Shrimp, salmon and tuna may be the ultimate triumvirate on restaurant menus, but another lesser-known species is swimming into their territory: branzino. Lately more and more chefs are discovering the Mediterranean sea bass and using it in dishes.
According to Datassential MenuTrends, which tracks over one million different menu items at more than 7,000 chain and independent restaurants, shrimp, tuna and salmon are among the top seafood proteins put on menus. Shrimp is the most common seafood protein served at restaurants, appearing as an appetizer, entrée or side dish on more than two-thirds of all menus. Tuna appears on 42 percent of menus, and salmon appears on 40 percent of all menus.
Though branzino currently appears on just 1 percent of all menus, it is the fastest-growing seafood protein, showing up on 28 percent more menus since 2008. One reason branzino may be making it on to more menus is because Mediterranean dishes overall have been experiencing growth in recent years, in part due to diners’ perception of them as healthier, according to Datassential.
Executive chef Joseph Realmuto has always rotated different fish on and off the menu at Nick & Toni’s in East Hampton, N.Y. But after two decades of fluctuation, customer preference finally drove him to make branzino a staple. “The branzino is what our customers prefer,” he said. “It has very mild flavor, more sweet than most. It’s also a very easy fish for customer to eat off the bone or to fillet themselves. It is an accessible fish for everyone.”
Part of the appeal, said Realmuto, is that he roasts the whole fish, stuffed with fresh lemon and thyme, in the restaurant’s wood-burning oven, and then cooks it in a pan with olive oil, sea salt and fresh cracked pepper. “The wood cooks it at a very high heat which gives it a nice crispy skin and allows it to stay moist at the bone,” he explained. “It also lends a nice smoky flavor to it.”
Branzino is also a long-time customer favorite at Patsy’s Italian Restaurant in New York City, where it has been on the menu for about eight years. Though the restaurant sells a lot of decadent dishes, such as Fettuccine Alfredo, the branzino is popular with regulars who want something less indulgent. “It’s a light, nice tasty fish,” said executive chef and co-owner Sal Scognamillo. “I think they like that it’s not a 'fishy' fish, or fatty fish.”
Scognamillo offers a simple, classic whole roasted branzino with lemon, garlic, salt and pepper, basil and oregano, which is then filleted tableside and served with string beans and with mashed potatoes or Italian potato croquettes.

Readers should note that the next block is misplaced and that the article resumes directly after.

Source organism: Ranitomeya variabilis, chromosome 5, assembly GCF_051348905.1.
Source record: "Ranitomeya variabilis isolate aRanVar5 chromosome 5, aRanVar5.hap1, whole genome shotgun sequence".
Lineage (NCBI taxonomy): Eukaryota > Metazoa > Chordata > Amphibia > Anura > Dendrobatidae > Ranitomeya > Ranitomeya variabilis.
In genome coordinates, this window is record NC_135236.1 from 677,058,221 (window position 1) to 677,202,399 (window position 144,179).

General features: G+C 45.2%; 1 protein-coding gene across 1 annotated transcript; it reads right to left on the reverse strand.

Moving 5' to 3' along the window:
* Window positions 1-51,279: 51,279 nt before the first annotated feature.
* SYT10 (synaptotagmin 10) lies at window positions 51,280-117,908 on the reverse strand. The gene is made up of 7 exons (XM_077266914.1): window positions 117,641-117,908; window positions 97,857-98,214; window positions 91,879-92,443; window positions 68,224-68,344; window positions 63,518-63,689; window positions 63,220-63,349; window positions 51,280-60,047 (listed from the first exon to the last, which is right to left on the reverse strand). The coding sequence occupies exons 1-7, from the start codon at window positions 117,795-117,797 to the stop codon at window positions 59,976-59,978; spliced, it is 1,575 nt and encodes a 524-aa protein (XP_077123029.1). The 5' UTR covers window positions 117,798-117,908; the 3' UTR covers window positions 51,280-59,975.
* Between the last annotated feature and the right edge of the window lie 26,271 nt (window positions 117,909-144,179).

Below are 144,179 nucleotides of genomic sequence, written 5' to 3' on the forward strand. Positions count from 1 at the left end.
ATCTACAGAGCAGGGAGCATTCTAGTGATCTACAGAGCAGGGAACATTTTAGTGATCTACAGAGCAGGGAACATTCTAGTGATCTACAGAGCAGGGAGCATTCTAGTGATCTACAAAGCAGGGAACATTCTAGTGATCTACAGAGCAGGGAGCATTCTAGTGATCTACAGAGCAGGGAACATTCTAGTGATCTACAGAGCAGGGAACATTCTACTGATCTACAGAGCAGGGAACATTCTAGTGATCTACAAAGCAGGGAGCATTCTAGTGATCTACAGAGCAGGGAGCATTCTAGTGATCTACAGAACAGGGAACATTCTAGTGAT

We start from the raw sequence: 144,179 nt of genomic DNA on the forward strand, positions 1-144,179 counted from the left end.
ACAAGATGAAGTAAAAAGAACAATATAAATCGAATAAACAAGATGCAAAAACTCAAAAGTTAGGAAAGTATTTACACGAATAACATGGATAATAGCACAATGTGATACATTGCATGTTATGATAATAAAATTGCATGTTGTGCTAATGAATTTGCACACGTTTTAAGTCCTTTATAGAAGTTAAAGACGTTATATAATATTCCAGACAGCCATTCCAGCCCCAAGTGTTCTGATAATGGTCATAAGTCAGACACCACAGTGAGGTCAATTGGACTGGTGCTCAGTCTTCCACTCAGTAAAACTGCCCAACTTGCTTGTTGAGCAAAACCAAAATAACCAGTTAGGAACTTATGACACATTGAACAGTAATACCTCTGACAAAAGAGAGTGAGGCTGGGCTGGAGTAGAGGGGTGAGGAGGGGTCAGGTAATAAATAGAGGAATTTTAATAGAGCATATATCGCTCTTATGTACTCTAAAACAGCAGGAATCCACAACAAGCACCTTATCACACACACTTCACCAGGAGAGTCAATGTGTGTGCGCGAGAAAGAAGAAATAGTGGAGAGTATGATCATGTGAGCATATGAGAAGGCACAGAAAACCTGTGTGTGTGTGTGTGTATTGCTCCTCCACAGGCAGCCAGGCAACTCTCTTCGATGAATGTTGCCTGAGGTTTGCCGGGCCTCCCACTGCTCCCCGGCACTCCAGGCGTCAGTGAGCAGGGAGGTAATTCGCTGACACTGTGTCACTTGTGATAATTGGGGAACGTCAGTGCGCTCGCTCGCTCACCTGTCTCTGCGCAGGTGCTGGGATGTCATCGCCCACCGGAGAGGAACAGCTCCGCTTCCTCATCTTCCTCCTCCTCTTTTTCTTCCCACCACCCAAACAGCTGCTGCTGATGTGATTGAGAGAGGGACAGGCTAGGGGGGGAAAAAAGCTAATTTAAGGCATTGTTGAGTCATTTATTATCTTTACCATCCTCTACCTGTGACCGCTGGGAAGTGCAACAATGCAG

A versatile seafood choice
Branzino’s perceived healthy attributes are a strong appeal to some diners, but it’s the fish’s versatility that is most appealing to Sasha Miranda, chef and owner of Miranda in Williamsburg, Brooklyn. “[Branzino] is a really nice, mild fish,” she said. “The fish adapts really well to whatever you put with it.”
At her 40-seat namesake restaurant serves a mix of Italian and Latin American fare. Her branzino is reflection of the blended cuisines, served filleted and grilled with organic quinoa, roasted red peppers, Gaeta olives, Sicilian capers and lemon achiot oil. “It’s a top-seller,” said Miranda. “Quite a few people come back just for that dish.”
Creative possibilities and an introduction from a purveyor are what inspired co-chefs Drew Dunston and Ruston Richardson to add branzino to the menu at Paggi House in Austin, TX. “One of our food purveyors finds really cool things for us to play with,” said Richardson. “It’s just a fun fish to play with, so light and delicious … really easy to prepare.”
After a weekend of experimentation the duo added their new dish to the menu this week. The result is a “rustic and homey” preparation of crispy grilled branzino fillets with kumato heirloom tomatoes and kumquat compote. It’s already getting great feedback from diners, said Richardson.
Though branzino is in the early stages of menu adoption, mostly appearing on menus of fine-dining or independent ethnic restaurants, it has already begun to trickle down to at least one large chain. Last August, Dallas-based Romano’s Macaroni Grill, which has more than 200 locations around the country, added a pan-seared branzino with tomato, arugula and cannellini bean salad to its entrée menu.
At first, the unfamiliar fish didn’t connect with customers. Sales languished and the dish was pulled. Then, in January, the chain added the fish back to the menu, calling it “Mediterranean sea bass,” and it has been a hit ever since.
“Sales have doubled and tripled [at some locations] once we changed the name,” said Randall Warder, Macaroni Grill’s chief concept officer. “It’s a healthy option, under 600 calories. [Also,] it speaks to the Italian, Mediterranean authenticity and is true to the concept of the brand.”